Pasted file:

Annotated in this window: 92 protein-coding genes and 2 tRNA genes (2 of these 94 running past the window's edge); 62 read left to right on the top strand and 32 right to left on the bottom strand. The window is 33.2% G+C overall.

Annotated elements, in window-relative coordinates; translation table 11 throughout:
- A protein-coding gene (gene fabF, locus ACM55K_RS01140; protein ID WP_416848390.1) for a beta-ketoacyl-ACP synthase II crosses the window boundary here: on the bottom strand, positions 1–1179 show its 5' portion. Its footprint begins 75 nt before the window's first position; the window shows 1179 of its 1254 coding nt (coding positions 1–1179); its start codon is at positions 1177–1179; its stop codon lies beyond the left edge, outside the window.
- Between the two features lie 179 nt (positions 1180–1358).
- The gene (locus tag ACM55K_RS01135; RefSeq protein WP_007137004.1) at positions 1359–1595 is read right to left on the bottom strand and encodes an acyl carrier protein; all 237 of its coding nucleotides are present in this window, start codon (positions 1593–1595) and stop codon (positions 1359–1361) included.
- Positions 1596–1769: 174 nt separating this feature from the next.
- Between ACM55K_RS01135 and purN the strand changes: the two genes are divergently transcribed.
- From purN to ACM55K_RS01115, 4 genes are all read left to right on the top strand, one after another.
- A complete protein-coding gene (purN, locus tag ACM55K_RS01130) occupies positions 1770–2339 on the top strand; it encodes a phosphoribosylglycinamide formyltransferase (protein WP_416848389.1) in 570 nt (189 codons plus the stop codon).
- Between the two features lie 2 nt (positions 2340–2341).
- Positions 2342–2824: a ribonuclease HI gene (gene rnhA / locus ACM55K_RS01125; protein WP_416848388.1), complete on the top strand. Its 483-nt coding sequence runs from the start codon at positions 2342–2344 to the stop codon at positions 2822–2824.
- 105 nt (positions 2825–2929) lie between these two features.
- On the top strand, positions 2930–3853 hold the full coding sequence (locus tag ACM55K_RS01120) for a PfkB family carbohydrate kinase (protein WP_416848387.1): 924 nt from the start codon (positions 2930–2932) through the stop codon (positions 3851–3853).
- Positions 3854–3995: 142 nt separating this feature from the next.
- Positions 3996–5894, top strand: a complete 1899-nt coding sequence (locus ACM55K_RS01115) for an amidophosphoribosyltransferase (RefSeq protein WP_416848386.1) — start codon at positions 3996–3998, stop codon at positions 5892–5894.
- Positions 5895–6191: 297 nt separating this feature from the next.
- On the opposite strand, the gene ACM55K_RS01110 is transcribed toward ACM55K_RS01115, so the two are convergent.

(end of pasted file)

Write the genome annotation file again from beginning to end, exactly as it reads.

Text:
Annotated in this window: 92 protein-coding genes and 2 tRNA genes (2 of these 94 running past the window's edge); 62 read left to right on the top strand and 32 right to left on the bottom strand. The window is 33.2% G+C overall.

Annotated elements, in window-relative coordinates; translation table 11 throughout:
- A protein-coding gene (gene fabF, locus ACM55K_RS01140; protein ID WP_416848390.1) for a beta-ketoacyl-ACP synthase II crosses the window boundary here: on the bottom strand, positions 1–1179 show its 5' portion. Its footprint begins 75 nt before the window's first position; the window shows 1179 of its 1254 coding nt (coding positions 1–1179); its start codon is at positions 1177–1179; its stop codon lies beyond the left edge, outside the window.
- Between the two features lie 179 nt (positions 1180–1358).
- The gene (locus tag ACM55K_RS01135; RefSeq protein WP_007137004.1) at positions 1359–1595 is read right to left on the bottom strand and encodes an acyl carrier protein; all 237 of its coding nucleotides are present in this window, start codon (positions 1593–1595) and stop codon (positions 1359–1361) included.
- Positions 1596–1769: 174 nt separating this feature from the next.
- Between ACM55K_RS01135 and purN the strand changes: the two genes are divergently transcribed.
- From purN to ACM55K_RS01115, 4 genes are all read left to right on the top strand, one after another.
- A complete protein-coding gene (purN, locus tag ACM55K_RS01130) occupies positions 1770–2339 on the top strand; it encodes a phosphoribosylglycinamide formyltransferase (protein WP_416848389.1) in 570 nt (189 codons plus the stop codon).
- Between the two features lie 2 nt (positions 2340–2341).
- Positions 2342–2824: a ribonuclease HI gene (gene rnhA / locus ACM55K_RS01125; protein WP_416848388.1), complete on the top strand. Its 483-nt coding sequence runs from the start codon at positions 2342–2344 to the stop codon at positions 2822–2824.
- 105 nt (positions 2825–2929) lie between these two features.
- On the top strand, positions 2930–3853 hold the full coding sequence (locus tag ACM55K_RS01120) for a PfkB family carbohydrate kinase (protein WP_416848387.1): 924 nt from the start codon (positions 2930–2932) through the stop codon (positions 3851–3853).
- Positions 3854–3995: 142 nt separating this feature from the next.
- Positions 3996–5894, top strand: a complete 1899-nt coding sequence (locus ACM55K_RS01115) for an amidophosphoribosyltransferase (RefSeq protein WP_416848386.1) — start codon at positions 3996–3998, stop codon at positions 5892–5894.
- Positions 5895–6191: 297 nt separating this feature from the next.
- On the opposite strand, the gene ACM55K_RS01110 is transcribed toward ACM55K_RS01115, so the two are convergent.